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Person first, or identify first?

Some of you may be familiar with the terminology here, some maybe not. But you’ve all probably heard about the age-old argument it embodies.

Does someone ‘have autism’, or are they ‘autistic’?

In this world of political correctness, it is completely understandable to want to say the right thing. To not cross some kind of invisible line which may cause offense.

Both sides of the argument can present their ideas well, and both sides make some good points.

‘Person first’ essentially means that you refer to someone as ‘having autism’. For example, ‘my son has autism’. Parents and non-autistic advocates often use this, because they don’t want their child defined by their autism. The want the language people use to refer to their child to reflect that their child is a person, not simply a condition or a disorder.

‘Identity-first’ means that you refer to someone as being ‘autistic’. For example, ‘my son is autistic’. See the difference? It’s slight, but there is a difference, and it has caused a rift through the disability world with people feeling incredibly strongly about it coming down on both sides.

Interestingly, while parents and others trying to advocate tend to prefer the person first terminology (i.e. ‘has autism’), people on the spectrum themselves seem to tend to prefer the ‘identity first’ terminology (i.e. they would describe themselves as being autistic).

The reason for this is that they see their autism as part of their identity. It is a part of them, just as their hair colour, or their nationality. They feel that using the person first terminology makes it sound like autism is a bad thing, that it is something they ‘have’, like a disease. It separates them from their autism in a way that just cannot be done. Their autism is a part of their personality. It is how they are, and without it they wouldn’t be them any more.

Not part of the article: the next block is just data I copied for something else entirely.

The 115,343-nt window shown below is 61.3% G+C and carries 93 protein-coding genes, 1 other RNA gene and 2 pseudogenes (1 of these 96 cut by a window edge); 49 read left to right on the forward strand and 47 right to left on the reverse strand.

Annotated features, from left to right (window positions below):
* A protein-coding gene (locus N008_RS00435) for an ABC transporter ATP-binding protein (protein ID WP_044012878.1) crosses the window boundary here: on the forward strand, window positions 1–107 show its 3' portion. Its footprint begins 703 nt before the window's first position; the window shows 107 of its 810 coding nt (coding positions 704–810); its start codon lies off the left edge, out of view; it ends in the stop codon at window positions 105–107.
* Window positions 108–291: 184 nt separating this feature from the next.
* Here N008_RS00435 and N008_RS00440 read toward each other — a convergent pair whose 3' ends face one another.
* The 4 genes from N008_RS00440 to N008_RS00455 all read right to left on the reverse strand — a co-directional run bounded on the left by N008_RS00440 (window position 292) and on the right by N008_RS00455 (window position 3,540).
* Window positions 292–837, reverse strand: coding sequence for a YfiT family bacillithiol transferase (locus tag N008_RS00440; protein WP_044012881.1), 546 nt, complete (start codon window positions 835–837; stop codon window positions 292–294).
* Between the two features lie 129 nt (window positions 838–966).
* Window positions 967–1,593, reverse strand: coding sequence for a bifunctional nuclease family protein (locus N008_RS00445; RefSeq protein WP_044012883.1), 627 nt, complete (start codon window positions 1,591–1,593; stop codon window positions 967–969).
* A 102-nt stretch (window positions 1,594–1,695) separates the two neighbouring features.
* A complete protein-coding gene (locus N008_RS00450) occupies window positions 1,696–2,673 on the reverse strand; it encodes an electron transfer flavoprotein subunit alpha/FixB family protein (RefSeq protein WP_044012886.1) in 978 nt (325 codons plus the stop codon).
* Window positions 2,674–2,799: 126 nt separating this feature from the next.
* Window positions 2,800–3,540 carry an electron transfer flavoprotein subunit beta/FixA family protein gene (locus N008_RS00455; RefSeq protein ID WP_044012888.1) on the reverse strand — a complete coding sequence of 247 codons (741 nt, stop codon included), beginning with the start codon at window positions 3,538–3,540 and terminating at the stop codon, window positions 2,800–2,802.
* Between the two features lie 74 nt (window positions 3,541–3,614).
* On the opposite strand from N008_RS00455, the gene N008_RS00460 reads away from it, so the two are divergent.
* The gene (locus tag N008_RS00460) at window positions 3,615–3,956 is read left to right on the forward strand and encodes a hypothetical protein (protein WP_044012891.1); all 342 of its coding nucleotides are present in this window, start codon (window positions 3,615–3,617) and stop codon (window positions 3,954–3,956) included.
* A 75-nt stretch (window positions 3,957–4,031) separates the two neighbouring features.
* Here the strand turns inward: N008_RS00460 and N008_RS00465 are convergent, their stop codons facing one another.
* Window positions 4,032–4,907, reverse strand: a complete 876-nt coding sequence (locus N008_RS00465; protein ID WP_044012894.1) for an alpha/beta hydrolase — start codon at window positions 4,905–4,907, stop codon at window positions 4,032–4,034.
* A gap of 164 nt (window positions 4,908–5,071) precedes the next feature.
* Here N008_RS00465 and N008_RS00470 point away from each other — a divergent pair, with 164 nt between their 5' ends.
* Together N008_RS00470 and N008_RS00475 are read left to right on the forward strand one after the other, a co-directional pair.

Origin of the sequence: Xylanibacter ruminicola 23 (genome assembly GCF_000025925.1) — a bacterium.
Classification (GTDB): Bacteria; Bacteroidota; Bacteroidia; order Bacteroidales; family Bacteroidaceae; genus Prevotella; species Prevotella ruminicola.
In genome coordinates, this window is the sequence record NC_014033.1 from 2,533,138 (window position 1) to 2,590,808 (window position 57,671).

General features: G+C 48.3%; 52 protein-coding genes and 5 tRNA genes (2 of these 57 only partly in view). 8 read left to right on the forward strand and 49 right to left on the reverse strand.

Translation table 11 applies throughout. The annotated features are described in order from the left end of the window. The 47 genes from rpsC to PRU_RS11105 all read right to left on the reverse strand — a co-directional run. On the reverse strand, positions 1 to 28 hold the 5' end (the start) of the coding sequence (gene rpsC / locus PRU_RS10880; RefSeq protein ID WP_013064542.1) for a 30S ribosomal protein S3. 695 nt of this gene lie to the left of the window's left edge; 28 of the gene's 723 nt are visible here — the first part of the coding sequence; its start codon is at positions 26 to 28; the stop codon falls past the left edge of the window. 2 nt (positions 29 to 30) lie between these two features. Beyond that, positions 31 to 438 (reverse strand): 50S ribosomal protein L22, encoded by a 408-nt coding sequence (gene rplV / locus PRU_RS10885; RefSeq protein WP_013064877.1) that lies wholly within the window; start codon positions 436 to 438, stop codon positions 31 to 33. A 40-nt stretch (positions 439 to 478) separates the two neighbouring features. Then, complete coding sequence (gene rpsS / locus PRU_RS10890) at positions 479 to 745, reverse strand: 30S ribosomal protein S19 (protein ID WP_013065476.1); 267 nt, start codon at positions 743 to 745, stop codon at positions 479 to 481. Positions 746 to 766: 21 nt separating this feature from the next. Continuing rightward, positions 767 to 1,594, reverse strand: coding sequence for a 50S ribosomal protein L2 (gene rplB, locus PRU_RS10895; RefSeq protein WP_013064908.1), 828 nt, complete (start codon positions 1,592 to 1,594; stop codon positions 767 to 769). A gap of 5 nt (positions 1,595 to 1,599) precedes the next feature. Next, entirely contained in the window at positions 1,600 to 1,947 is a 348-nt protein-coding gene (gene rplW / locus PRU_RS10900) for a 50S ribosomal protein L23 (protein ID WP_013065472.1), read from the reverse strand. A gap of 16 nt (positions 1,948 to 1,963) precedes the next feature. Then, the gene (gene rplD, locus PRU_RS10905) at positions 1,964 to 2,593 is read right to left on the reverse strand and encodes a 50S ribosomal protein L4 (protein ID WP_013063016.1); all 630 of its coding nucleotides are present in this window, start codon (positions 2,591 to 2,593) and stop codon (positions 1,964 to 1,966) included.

Some are quite offended by the suggestion that, without using person-first terminology, people would ‘forget’ that they are actually people, and need to be reminded using words of their humanity! Looking at it like this, it is clear why there are some strong opinions.

Of course, this is a generalisation – some neurotypical people prefer identity-first language, and some neuro-diverse people prefer person-first.

Some, simply, do not care. They openly admit to referring to themselves in both ways, and don’t really see what the fuss is about.

Others still have a preference, but don’t feel strongly about it enough to become offended if referred to using different terminology.

Most would agree that the worst thing that could happen as a result of this argument over terminology is for people to simply stop talking about autism. Stop talking about people on the spectrum for fear of using the wrong words and offending someone. That would be the real shame, and that would cause the real damage.

As for advise about what terminology to use, the simplest answer is to simply ask the person themselves. Everyone on the spectrum is different, just like everyone not on the spectrum is different. Each of them will have their own preferences, for their own reasons. And it’s extremely likely that they would become upset or offended by you simply asking how they would like you to refer to them.

As a general rule though, if you’re not talking about someone in particular, or if there is no opportunity to simply ask them, we would tend to advise you to use the terminology that most autistics seem to be more comfortable with – that it, Identity-first. So the person is autistic, rather than ‘has autism’.

At the end of the day, it is largely personal preference for the individuals it affects. As neurotypicals, what rights  does anyone have to fight on their neurodiverse peer’s behalf without actually finding out what they prefer?